Of crappies and conservation

Black crappie (Photo by Eric Engbretson, USFWS)

Black crappie (Photo by Eric Engbretson, USFWS)

February 2, 2016 | by Jarret Ruminski | 0 Comments

If you've ever tossed a line into freshwater in eastern North America, there's a good chance that you've hooked a feisty, speckled panfish that puts up quite the struggle and is a year-round favourite of anglers everywhere.

They go by a number of names: white perch, specks, slabs, calico bass, papermouths, strawberry bass, moonfish, sac-a-lait (in Louisiana Cajun French) and marigane noire (in Quebec), but most people know them by their universal name, crappies.

My first introduction to nature came via fishing trips to the ponds, lakes, and rivers that populated Northeast Ohio, where I grew up before I moved to Ontario. As a young angler, all of the shimmery, wiggling, finned aquatic denizens that I enticed into nibbling my bait or lure fascinated me, but the crappie continues to hold a special place in my memory.

My fishermen father and grandfather both instilled in me an appreciation for waterways and the creatures that call those habitats home at an early age.

Me fishing with my grandfather in the early 1990s. (Photo by Jarret Ruminski)

Me fishing with my grandfather in the early 1990s. (Photo by Jarret Ruminski)

Some of my fondest memories involve trips to the lake with my grandfather, a guy whose knowledge of all things finned and gilled seemed unparalleled to my young mind. We'd rise at the crack of dawn (fishing was the only thing that roused my otherwise morning-loathing self) and arrive at the lake just at the sun peeked over the horizon. Our baited lines created distinctive rings on the water's fog-cloaked glass surface, and within minutes we were reeling in the crappies. Both species (black and white crappies) took most any kind of reasonably sized bait or lure, from flies, to plastic worms, to wriggly minnows. Whether we took them home or released them, catching crappies provided me with real connections, both to my grandfather and to nature.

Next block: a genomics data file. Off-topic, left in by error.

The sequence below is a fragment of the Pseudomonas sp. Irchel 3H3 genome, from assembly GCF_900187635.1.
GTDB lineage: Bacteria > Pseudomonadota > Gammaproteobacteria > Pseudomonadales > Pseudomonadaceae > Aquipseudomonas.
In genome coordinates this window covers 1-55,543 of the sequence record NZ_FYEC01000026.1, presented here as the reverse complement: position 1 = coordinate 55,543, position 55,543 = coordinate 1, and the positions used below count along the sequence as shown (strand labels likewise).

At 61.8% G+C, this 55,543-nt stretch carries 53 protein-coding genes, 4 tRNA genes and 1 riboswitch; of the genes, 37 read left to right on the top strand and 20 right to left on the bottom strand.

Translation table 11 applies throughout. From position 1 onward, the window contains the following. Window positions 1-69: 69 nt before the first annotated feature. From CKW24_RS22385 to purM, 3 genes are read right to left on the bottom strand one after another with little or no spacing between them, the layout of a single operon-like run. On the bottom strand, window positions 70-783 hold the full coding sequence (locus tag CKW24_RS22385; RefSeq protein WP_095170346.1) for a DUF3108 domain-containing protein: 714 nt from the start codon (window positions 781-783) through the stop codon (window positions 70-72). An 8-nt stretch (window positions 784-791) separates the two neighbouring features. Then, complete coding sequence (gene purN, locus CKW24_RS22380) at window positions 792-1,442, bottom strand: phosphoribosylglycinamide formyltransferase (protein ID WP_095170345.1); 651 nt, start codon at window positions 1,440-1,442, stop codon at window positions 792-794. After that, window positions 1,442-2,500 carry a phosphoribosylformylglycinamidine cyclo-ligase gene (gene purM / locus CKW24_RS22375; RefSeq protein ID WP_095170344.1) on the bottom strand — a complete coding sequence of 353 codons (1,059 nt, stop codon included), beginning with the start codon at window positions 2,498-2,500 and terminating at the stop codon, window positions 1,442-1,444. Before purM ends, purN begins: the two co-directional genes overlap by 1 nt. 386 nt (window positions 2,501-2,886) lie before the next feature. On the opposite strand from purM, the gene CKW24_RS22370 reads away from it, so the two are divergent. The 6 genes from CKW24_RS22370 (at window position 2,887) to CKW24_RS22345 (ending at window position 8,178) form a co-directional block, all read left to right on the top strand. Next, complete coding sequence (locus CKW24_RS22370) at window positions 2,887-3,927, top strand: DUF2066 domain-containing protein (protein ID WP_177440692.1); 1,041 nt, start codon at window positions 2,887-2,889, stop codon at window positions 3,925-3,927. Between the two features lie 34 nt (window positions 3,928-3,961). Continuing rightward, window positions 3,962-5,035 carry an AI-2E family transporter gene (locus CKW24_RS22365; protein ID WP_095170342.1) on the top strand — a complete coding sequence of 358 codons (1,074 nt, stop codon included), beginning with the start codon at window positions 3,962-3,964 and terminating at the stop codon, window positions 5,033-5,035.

One particular trip to the lake stands out in my memory to this day. My grandfather had found a small, concrete bridge that crossed a narrow channel of Lake Evans, and we'd tossed our lines into the water while sitting on the bridge’s outcroppings. This unleashed a feeding frenzy, as dozens of black and white crappies who had gathered near the bridge's submerged foundations eventually filled our stringers.

Those little crappies gave me an unforgettable day in the outdoors, and ever since I've tried to repay them by promoting the importance of protecting and conserving their (and our) habitats.

Black and white crappies (Illustration by Robert W. Hines/USFWS, Wikimedia Commons)

Black and white crappies (Illustration by Robert W. Hines/USFWS, Wikimedia Commons)

You can find crappies in ponds, lakes and rivers throughout much of Canada. Maxing out at around five pounds, they're the perfect fish for all seasons. Anglers of any age can catch them during the spring spawn right up through the winter, when they provide plenty of thrills through the ice. Even non-anglers can get a glimpse of crappies flitting about in the clear shallows near shorelines throughout the year, or as staples of freshwater aquariums.

Though common, crappies can serve as important black-and-white speckled conservation ambassadors. The best way to appreciate the value of nature is to experience it first-hand, and fishing for the always-available crappie is a great way to see, feel and smell outdoor life.

Crappies also play an important role in freshwater ecosystems; as mid-level predators, they help measure and control prey species populations in lakes. Moreover, crappies can make use of real Christmas trees that you can donate to conservation organizations to use as underwater habitat cover. The Christmas trees are anchored to streambanks to create this habitat as described in this Nature Conservancy of Canada Conservation Volunteers' blog.

I have the crappie (and my grandfather) to thank for introducing me to the natural world. The next time you find yourself near any fish-supporting body of water, seek out the humble crappie, and do what you can to help protect aquatic habitat — for the crappie’s benefit as well as ours.

About the Author

Jarret Ruminski is a freelance writer and consultant who also holds a PhD in history.

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